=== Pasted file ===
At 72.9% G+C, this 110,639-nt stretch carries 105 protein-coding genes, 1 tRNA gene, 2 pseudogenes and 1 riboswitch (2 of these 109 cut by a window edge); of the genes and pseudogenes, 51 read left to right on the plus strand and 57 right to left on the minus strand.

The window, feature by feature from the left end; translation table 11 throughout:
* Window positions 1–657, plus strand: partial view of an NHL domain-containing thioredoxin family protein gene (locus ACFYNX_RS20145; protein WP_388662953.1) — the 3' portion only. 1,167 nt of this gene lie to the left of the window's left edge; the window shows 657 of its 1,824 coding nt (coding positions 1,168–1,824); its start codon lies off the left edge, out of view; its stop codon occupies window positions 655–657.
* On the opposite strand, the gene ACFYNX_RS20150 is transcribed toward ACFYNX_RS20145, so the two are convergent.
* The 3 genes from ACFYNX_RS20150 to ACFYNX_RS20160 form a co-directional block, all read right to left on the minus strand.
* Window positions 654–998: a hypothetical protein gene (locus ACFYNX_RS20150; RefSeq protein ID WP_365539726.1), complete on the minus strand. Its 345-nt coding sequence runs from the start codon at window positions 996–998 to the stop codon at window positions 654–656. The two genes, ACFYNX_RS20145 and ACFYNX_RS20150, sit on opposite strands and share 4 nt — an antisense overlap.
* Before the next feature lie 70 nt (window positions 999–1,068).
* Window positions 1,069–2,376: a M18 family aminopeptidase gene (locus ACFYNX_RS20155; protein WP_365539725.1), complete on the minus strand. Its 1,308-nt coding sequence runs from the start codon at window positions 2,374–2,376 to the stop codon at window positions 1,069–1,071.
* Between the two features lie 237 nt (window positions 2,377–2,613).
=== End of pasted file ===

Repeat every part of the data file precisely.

At 72.9% G+C, this 110,639-nt stretch carries 105 protein-coding genes, 1 tRNA gene, 2 pseudogenes and 1 riboswitch (2 of these 109 cut by a window edge); of the genes and pseudogenes, 51 read left to right on the plus strand and 57 right to left on the minus strand.

The window, feature by feature from the left end; translation table 11 throughout:
* Window positions 1–657, plus strand: partial view of an NHL domain-containing thioredoxin family protein gene (locus ACFYNX_RS20145; protein WP_388662953.1) — the 3' portion only. 1,167 nt of this gene lie to the left of the window's left edge; the window shows 657 of its 1,824 coding nt (coding positions 1,168–1,824); its start codon lies off the left edge, out of view; its stop codon occupies window positions 655–657.
* On the opposite strand, the gene ACFYNX_RS20150 is transcribed toward ACFYNX_RS20145, so the two are convergent.
* The 3 genes from ACFYNX_RS20150 to ACFYNX_RS20160 form a co-directional block, all read right to left on the minus strand.
* Window positions 654–998: a hypothetical protein gene (locus ACFYNX_RS20150; RefSeq protein ID WP_365539726.1), complete on the minus strand. Its 345-nt coding sequence runs from the start codon at window positions 996–998 to the stop codon at window positions 654–656. The two genes, ACFYNX_RS20145 and ACFYNX_RS20150, sit on opposite strands and share 4 nt — an antisense overlap.
* Before the next feature lie 70 nt (window positions 999–1,068).
* Window positions 1,069–2,376: a M18 family aminopeptidase gene (locus ACFYNX_RS20155; protein WP_365539725.1), complete on the minus strand. Its 1,308-nt coding sequence runs from the start codon at window positions 2,374–2,376 to the stop codon at window positions 1,069–1,071.
* Between the two features lie 237 nt (window positions 2,377–2,613).